The government must remove the barriers holding back potential entrepreneurs from starting the high-value, growth boosting companies which are key to unlocking UK productivity, says a new study by the Social Market Foundation (SMF) think tank.
Venturing Forth: Increasing high value entrepreneurship focuses on a group it identifies as potential ‘high value entrepreneurs’. These are the people who create the innovative new companies that have the widest positive effect on the UK economy and tend to be higher-paid graduates who choose to leave employment to do so.
But new data from the SMF reveals that while 48% of this group would like to start their own business, 62% say that their current household financial situation makes it too difficult to take on the risk involved.
The report suggests this is a missed opportunity for the economy as the UK lags behind other countries on rates of high value entrepreneurship – they are 50% higher in Sweden and twice as high in the Netherlands and the US. There is also a significant lack of women – men heavily dominate the ranks of high-value entrepreneurs, making up 74% of the total compared to women who account for just 26%. If the UK could increase its number of female high value entrepreneurs to that of men, opportunity driven entrepreneurship in the UK would rise by almost 50%.
The SMF report puts forward a full package of recommendations to encourage more of this type of opportunity driven entrepreneurial activity that contributes the most to economic growth. To try and reduce the risk which potential entrepreneurs say is holding them back the report recommends:
Banning non-compete clauses in employment contracts which restrict employees from entering a similar field of business as their employers – the report finds that at least 50% of all start up ideas come from experienced gained in a previous employment. In the US, states which have done this have enjoyed a growth advantage as a result.
Championing and monitoring the use of newly-introduced flexible working for those employees wishing to start a high-value business.
Legislating to introduce a “right to return” for employees leaving a company to start a business – similar to a right to return to employment after parental leave.
Reinstating tax reliefs for corporate venturing, at a comparable level to reliefs available under other investment schemes.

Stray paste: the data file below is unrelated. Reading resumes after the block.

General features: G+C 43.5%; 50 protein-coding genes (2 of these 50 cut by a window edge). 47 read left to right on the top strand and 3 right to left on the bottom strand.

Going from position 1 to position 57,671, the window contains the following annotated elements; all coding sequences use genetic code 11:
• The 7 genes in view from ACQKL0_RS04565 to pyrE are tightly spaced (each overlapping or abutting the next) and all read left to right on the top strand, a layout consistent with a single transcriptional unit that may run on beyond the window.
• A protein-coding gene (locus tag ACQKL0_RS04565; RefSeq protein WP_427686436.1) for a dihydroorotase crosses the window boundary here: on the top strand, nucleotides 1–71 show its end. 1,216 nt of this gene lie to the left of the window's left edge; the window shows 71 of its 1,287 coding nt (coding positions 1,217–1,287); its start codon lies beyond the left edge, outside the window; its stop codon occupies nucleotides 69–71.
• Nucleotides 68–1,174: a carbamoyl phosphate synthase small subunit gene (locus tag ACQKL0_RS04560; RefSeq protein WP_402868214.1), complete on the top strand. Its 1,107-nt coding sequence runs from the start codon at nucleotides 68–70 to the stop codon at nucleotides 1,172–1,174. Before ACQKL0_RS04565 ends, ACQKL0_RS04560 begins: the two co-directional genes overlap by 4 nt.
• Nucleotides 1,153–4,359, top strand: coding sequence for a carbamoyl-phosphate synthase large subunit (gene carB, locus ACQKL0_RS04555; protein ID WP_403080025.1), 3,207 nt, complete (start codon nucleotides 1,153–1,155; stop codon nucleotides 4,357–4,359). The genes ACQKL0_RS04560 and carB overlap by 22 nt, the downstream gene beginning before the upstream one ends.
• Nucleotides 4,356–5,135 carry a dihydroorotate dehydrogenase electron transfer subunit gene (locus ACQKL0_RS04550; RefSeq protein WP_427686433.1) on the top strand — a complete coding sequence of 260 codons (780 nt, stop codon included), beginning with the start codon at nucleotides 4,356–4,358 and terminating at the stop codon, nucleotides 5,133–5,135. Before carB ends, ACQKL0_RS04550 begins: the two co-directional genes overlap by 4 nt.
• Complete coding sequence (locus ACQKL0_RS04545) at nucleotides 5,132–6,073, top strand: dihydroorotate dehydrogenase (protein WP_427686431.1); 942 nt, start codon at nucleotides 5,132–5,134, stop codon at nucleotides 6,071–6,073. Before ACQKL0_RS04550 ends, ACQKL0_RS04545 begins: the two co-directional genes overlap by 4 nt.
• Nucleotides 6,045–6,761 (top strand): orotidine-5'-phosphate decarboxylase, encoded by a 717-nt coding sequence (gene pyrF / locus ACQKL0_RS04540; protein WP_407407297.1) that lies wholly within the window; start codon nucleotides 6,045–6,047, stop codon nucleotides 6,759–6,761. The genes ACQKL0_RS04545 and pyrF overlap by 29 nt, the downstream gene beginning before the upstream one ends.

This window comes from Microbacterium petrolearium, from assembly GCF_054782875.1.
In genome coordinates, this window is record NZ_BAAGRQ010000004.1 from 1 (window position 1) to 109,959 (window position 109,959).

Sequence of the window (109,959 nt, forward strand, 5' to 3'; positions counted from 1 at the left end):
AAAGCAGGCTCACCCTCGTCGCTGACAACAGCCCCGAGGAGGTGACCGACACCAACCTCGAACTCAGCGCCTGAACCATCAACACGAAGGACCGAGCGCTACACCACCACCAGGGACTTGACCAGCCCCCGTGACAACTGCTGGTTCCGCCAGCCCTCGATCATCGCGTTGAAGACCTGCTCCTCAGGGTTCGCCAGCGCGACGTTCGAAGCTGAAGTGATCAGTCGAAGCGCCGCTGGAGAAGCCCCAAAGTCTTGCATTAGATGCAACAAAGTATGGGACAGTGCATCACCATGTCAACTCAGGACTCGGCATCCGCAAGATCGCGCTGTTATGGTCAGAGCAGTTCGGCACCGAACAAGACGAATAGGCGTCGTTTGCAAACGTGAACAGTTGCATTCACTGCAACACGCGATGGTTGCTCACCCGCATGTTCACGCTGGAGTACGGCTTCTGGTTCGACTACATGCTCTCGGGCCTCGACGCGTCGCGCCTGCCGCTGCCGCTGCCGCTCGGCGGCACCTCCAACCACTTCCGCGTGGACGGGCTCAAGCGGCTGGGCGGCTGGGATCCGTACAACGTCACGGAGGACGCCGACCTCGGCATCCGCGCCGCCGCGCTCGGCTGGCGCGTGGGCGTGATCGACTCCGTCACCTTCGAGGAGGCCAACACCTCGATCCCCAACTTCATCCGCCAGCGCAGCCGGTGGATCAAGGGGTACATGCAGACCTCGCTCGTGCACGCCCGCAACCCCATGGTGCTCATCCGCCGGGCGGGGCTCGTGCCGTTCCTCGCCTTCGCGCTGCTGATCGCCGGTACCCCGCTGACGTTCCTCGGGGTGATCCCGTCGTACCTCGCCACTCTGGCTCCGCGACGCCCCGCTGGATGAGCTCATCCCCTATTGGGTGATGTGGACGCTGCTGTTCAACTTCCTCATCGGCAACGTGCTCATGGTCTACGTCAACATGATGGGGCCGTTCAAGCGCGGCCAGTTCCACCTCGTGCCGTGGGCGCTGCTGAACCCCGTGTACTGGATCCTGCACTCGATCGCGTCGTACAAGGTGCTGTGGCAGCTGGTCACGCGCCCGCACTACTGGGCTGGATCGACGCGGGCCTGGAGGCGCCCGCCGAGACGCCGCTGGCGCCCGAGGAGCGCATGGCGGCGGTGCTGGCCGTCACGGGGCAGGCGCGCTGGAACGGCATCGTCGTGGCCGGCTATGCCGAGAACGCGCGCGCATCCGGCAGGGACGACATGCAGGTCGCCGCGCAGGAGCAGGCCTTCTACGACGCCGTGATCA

Report author and SMF Chief Economist, Nida Broughton, said:
“Whilst the economy has started to recover, our productivity growth has been weak. We need more entrepreneurship to boost innovation in the UK. But at the moment we are lagging behind other countries: we have fewer people starting the types of businesses that are likely to contribute most to economic growth. This is a huge missed opportunity that the Government must address.”
Commenting on the findings, report author Kitty Ussher, said:
“The decision to set up a business is complex and personal, particularly for those with other employment options. Yet our research shows that people with potentially the greatest amount to contribute in economic terms are the most concerned about making the leap. This is a market failure that justifies government intervention yet, to date, no political party has got to grips with what is required. Our report explores the perceived barriers to entrepreneurship among this key cohort and makes policy recommendations designed to maximise their ability to impact positively on economic growth in Britain.”
Notes to Editors:
Embargoed copies of Venturing Forth: Increasing high value entrepreneurship are available on request. Please contact Amanda Wolthuizen.
This report is sponsored by The Entrepreneurship Centre at Saïd Business School, University of Oxford, EY, Nesta and Tech City UK. The SMF retains absolute editorial control over its outputs.
The SMF is a leading independent UK think tank which develops innovative ideas across a broad range of economic and social policy, champions policy ideas which marry markets with social justice and takes a pro-market rather than free-market approach www.smf.co.uk